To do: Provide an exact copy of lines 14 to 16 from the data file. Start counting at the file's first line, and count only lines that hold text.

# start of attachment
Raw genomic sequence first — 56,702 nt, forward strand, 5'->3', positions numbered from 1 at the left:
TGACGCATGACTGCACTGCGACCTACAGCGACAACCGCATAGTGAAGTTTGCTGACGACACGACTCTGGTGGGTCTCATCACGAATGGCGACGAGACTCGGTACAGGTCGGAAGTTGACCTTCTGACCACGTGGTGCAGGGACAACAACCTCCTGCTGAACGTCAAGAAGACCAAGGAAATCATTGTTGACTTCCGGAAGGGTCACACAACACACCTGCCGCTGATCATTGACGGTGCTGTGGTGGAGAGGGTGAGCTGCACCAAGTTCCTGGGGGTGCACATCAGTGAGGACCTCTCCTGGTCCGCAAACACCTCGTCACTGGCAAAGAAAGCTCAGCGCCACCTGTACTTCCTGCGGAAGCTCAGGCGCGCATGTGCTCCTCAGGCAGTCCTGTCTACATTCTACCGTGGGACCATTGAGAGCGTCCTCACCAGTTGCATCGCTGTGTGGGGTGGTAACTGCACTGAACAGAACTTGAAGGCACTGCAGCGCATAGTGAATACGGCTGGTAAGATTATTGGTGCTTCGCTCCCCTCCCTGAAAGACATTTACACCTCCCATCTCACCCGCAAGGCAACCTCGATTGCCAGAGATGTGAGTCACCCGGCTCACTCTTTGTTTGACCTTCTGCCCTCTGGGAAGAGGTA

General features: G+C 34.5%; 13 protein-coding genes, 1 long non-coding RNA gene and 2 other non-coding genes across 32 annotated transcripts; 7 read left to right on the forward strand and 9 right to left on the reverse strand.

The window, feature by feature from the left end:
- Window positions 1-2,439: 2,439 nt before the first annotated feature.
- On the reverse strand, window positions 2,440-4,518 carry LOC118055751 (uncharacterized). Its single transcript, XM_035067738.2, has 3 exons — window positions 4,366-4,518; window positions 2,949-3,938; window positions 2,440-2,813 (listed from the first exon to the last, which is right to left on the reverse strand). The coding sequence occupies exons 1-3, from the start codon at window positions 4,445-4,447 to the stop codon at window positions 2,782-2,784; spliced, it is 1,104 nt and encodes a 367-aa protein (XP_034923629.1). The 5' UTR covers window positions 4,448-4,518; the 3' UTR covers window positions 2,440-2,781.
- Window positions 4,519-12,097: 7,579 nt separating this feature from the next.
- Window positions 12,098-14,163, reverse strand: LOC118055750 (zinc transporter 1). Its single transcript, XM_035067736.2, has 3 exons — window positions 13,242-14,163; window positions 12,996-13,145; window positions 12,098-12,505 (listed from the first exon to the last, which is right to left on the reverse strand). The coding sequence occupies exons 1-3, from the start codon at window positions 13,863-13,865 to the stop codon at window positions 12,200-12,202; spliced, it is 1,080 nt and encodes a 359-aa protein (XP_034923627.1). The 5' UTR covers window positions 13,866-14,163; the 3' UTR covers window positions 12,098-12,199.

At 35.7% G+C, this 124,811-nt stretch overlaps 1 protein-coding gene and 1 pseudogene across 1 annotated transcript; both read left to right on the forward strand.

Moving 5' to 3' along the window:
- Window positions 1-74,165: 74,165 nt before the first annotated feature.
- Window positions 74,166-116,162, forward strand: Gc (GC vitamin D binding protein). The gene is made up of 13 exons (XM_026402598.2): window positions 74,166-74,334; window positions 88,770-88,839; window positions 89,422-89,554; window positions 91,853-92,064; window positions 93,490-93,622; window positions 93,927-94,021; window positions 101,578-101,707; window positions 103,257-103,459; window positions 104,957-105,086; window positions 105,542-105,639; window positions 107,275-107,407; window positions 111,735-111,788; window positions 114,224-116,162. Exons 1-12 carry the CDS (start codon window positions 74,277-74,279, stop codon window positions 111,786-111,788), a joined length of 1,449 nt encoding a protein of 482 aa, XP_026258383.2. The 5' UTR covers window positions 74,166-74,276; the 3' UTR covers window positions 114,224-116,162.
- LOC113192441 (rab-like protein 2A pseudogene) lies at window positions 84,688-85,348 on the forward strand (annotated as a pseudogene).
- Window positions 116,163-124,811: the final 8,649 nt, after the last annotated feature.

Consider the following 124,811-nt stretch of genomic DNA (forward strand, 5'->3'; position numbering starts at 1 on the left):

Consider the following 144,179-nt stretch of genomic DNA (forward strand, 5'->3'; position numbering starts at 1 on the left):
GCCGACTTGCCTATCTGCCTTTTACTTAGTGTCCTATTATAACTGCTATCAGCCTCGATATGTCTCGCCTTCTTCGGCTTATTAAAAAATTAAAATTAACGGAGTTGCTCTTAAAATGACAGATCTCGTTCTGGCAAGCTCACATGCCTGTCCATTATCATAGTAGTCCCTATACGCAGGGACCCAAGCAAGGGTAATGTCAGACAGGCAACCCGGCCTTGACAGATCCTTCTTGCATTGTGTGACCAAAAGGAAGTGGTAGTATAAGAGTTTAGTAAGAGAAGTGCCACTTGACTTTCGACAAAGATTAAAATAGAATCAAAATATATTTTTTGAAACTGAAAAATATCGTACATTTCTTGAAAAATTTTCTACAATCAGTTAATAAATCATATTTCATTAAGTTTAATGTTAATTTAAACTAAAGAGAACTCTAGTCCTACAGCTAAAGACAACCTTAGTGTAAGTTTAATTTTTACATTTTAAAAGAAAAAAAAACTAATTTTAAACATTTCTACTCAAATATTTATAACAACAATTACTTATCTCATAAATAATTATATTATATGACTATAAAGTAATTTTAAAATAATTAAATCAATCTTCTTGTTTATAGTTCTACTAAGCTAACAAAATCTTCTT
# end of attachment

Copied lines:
- Window positions 116,163-124,811: the final 8,649 nt, after the last annotated feature.

Consider the following 124,811-nt stretch of genomic DNA (forward strand, 5'->3'; position numbering starts at 1 on the left):

Consider the following 144,179-nt stretch of genomic DNA (forward strand, 5'->3'; position numbering starts at 1 on the left):